These are Italy's new ministers under Mario Draghi

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These are Italy's new ministers under Mario Draghi
Italian President Sergio Mattarella and Prime Minister Mario Draghi pose for a group photo with Italy's new Cabinet Ministers. Photo: AFP

Incoming Italian Prime Minister Mario Draghi unveiled his cabinet on Friday, choosing a mix of veteran politicians and technocrats.


Here are some of his new nominees, as well as those returning from the last government of Giuseppe Conte. 


Draghi has turned to one of Italy's foremost experts in public finances, with whom he has worked before, to head the all-important economy ministry. 

Daniele Franco, 67, is senior deputy governor at the Bank of Italy, where he spent much of his career and overlapped with Draghi when he was governor from 2005 to 2011. 

READ ALSO: The three biggest issues facing Italy's new government

The classical music fan was also an economic advisor at the European Commission's directorate general for economic affairs in the mid 1990s. 

Between 2013 and 2019, he held the post of Italy's state accountant general, leading scrutiny of the public spending -- a job that earned him a number of enemies.

Luigi di Maio will carry on as foreign minister. Photo: AFP


Trailblazer Marta Cartabia, 57, was the first woman to preside over Italy's constitutional court and now becomes the country's first female justice minister. 

A judge and professor of constitutional law at the prestigious Bocconi University in Milan, Cartabia was elected president of the Constitutional Court in 2019.


Unanimously elected by her peers, Cartabia served at the helm of the highest court in Italy for constitutional matters until September last year. 

She noted at the time that although women made up 53 percent of the country's judges, they did not hold the top positions. 

Cartabia's name was floated by Italian media in the spring of 2018 as a potential prime minister when political parties struggled to form a government.

Ecology Transition

Renowned physicist Roberto Cingolani, 59, takes the helm of a newly created portfolio as minister for ecological transition.

The ministry -- demanded by the Five Stars Movement, parliament's biggest group -- is expected to manage the influx of green projects stemming from EU Recovery Funds.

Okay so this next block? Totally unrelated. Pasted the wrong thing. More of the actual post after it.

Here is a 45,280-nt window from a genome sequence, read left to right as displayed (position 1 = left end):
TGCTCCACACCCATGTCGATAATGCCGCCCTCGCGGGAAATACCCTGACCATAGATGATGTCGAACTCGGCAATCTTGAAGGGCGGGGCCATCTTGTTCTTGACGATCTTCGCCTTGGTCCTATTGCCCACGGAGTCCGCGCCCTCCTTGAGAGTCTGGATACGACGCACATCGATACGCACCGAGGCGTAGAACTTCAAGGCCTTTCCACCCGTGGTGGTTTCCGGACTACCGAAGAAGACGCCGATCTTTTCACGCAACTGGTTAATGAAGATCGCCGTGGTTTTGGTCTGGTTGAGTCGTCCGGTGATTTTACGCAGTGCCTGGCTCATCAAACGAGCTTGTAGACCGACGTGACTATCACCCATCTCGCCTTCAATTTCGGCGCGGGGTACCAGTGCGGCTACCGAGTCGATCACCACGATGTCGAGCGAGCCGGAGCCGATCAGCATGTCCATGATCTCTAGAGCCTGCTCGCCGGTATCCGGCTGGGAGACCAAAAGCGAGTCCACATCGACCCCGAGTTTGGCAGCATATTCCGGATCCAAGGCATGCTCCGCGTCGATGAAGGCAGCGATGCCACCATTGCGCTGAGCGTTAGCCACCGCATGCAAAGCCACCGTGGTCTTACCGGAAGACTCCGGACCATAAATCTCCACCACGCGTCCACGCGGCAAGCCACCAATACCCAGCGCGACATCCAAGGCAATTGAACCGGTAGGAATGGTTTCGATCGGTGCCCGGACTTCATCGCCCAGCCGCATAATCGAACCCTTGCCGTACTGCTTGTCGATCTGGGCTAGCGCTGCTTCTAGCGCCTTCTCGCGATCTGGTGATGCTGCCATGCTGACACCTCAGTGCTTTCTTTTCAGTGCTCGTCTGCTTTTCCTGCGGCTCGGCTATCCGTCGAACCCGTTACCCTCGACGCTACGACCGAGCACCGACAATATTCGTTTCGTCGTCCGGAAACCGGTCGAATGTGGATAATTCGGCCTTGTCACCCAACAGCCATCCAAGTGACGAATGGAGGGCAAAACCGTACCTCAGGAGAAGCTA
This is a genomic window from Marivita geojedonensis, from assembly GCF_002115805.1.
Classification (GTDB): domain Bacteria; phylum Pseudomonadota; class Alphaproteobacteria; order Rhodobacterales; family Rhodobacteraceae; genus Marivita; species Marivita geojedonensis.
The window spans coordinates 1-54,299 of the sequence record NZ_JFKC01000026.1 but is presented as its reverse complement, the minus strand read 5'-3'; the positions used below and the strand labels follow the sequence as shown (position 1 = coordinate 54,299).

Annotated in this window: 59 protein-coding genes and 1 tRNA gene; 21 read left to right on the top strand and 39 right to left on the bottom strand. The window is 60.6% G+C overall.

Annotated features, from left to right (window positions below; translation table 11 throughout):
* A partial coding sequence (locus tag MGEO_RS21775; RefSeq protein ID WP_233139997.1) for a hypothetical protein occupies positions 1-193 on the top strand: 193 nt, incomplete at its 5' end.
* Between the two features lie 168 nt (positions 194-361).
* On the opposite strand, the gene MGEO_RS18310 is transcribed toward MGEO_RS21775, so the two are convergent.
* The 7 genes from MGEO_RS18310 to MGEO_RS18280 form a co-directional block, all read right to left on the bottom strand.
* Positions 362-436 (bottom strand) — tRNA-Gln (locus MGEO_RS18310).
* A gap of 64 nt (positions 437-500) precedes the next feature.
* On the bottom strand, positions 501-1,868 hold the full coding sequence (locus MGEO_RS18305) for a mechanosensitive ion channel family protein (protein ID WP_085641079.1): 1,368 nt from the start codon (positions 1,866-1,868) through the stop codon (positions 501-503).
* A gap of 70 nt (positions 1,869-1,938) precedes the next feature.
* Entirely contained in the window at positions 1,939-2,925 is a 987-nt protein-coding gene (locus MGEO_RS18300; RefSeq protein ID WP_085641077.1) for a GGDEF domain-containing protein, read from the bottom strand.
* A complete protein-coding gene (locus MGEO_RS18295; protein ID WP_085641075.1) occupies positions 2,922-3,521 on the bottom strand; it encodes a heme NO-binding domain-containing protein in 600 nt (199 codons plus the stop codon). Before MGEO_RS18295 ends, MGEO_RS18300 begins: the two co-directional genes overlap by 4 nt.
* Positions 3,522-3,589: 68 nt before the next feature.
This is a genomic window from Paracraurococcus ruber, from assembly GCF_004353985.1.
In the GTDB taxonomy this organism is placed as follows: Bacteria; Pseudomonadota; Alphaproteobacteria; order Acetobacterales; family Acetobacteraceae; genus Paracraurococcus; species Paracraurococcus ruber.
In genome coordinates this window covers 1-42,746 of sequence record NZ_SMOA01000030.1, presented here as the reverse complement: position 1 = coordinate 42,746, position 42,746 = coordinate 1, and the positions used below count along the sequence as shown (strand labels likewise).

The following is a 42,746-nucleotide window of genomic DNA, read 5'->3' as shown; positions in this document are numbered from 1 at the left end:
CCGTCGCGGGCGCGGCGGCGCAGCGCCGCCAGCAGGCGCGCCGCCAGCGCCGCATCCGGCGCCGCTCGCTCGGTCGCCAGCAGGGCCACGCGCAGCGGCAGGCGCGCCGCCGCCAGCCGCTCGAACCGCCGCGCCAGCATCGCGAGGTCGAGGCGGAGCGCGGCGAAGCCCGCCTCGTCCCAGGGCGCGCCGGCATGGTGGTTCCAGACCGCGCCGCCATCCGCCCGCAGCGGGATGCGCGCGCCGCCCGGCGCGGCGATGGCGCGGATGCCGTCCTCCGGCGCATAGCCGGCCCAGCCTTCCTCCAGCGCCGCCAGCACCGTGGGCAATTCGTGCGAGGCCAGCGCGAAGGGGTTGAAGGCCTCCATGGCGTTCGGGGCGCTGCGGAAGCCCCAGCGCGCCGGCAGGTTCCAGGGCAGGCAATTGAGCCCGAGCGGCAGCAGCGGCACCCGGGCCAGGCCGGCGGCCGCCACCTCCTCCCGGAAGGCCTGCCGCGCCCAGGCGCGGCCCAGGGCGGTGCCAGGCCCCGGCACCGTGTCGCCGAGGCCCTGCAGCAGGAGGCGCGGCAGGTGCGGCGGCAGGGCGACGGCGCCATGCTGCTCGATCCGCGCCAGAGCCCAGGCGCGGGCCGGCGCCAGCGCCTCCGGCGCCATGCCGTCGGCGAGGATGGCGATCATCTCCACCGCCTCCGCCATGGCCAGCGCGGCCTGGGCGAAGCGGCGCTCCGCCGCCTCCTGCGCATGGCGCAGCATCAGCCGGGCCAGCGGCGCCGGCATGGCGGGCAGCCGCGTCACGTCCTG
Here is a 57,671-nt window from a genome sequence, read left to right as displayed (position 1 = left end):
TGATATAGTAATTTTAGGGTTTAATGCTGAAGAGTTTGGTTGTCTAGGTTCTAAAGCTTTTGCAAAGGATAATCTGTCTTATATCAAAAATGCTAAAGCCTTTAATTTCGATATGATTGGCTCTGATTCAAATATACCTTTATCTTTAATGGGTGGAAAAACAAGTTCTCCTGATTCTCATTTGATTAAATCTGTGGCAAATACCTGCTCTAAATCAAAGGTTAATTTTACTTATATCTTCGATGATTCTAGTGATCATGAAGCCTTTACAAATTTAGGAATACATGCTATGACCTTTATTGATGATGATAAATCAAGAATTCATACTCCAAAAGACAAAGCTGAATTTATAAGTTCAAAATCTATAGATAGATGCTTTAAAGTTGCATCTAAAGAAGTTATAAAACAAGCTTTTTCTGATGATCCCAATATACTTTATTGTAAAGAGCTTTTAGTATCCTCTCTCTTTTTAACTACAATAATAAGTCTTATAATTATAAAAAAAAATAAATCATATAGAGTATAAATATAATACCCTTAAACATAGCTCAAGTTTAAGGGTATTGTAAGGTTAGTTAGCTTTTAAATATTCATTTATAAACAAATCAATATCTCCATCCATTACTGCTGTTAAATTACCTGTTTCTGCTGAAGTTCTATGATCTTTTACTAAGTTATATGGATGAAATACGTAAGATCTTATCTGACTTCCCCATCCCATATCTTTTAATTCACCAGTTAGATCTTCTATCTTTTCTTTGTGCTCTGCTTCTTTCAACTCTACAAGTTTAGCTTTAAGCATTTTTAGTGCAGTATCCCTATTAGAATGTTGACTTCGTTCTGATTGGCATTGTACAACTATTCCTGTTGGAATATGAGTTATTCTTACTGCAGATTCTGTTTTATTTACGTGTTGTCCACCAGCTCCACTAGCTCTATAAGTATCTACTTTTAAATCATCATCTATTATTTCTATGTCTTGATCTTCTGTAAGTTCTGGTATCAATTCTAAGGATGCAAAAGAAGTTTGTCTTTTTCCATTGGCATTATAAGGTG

READ ALSO: How are Italy's prime ministers chosen?

Cingolani has been in charge of technological innovation at Italian aeronautics giant Leonardo since September 2019, after serving as scientific director of the Italian Institute of Technology in Genoa for four years.

He worked from 1988 to 1991 at the Max Planck Institute in Stuttgart under the direction of the Nobel winner in physics Klaus von Klitzing. 


Economic Development

Giancarlo Giorgetti is a powerful and long-standing political player in Matteo Salvini's far-right League.

A former deputy secretary of the party, he has held various roles since the early 1990s, with La Repubblica newspaper describing him as the representative of the moderate face of the party, with ties with the worlds of banking, finance and industry. 

Giorgetti served in outgoing premier Giuseppe Conte's first coalition government comprising the League and the populist Five Star Movement (M5S).


Draghi retains some key cabinet members from the prior government of Giuseppe Conte. They include: Roberto Speranza as health minister, Luigi Di Maio for foreign affairs, Luciana Lamorgese as interior minister, and Dario Franceschini for culture.

Roberto Speranza will continue to serve as health minister in Mario Draghi's new government. Photo: AFP

Speranza, 42, was one of the youngest members of the last cabinet, but the former member of the Democratic Party has generally won plaudits as health minister for his handling of the coronavirus pandemic, which hit Italy during his term.

Di Maio, 34, rose to fame as the new head of the populist Five Stars Movement in 2017. Considered a moderate within the party, Di Maio served as deputy prime minister alongside far-right leader Matteo Salvini, in Conte's first government. 

As foreign minister, Di Maio has had to navigate Italy's relations with its former colony Libya, currently ravaged by civil war, and with Egypt, where an unsolved murder of an Italian citizen in Cairo has raised tensions between the two countries. 

Luciana Lamorgese, 67, an interior ministry veteran and former prefet in Venice and Milan, has spent much of her time handling Italy's migration policy. Replacing Salvini as interior minister in September 2019, Lamorgese was seen as a more moderate choice following the tenure of her predecessor, whose refusal to allow migrants to disembark on Italy's shores is now before the courts.

Dario Franceschini, 62, is a stalwart of the Democratic Party, and has served as culture minister since 2014, save for during Conte's first premiership. A former secretary of the party, Franceschini has written several novels.













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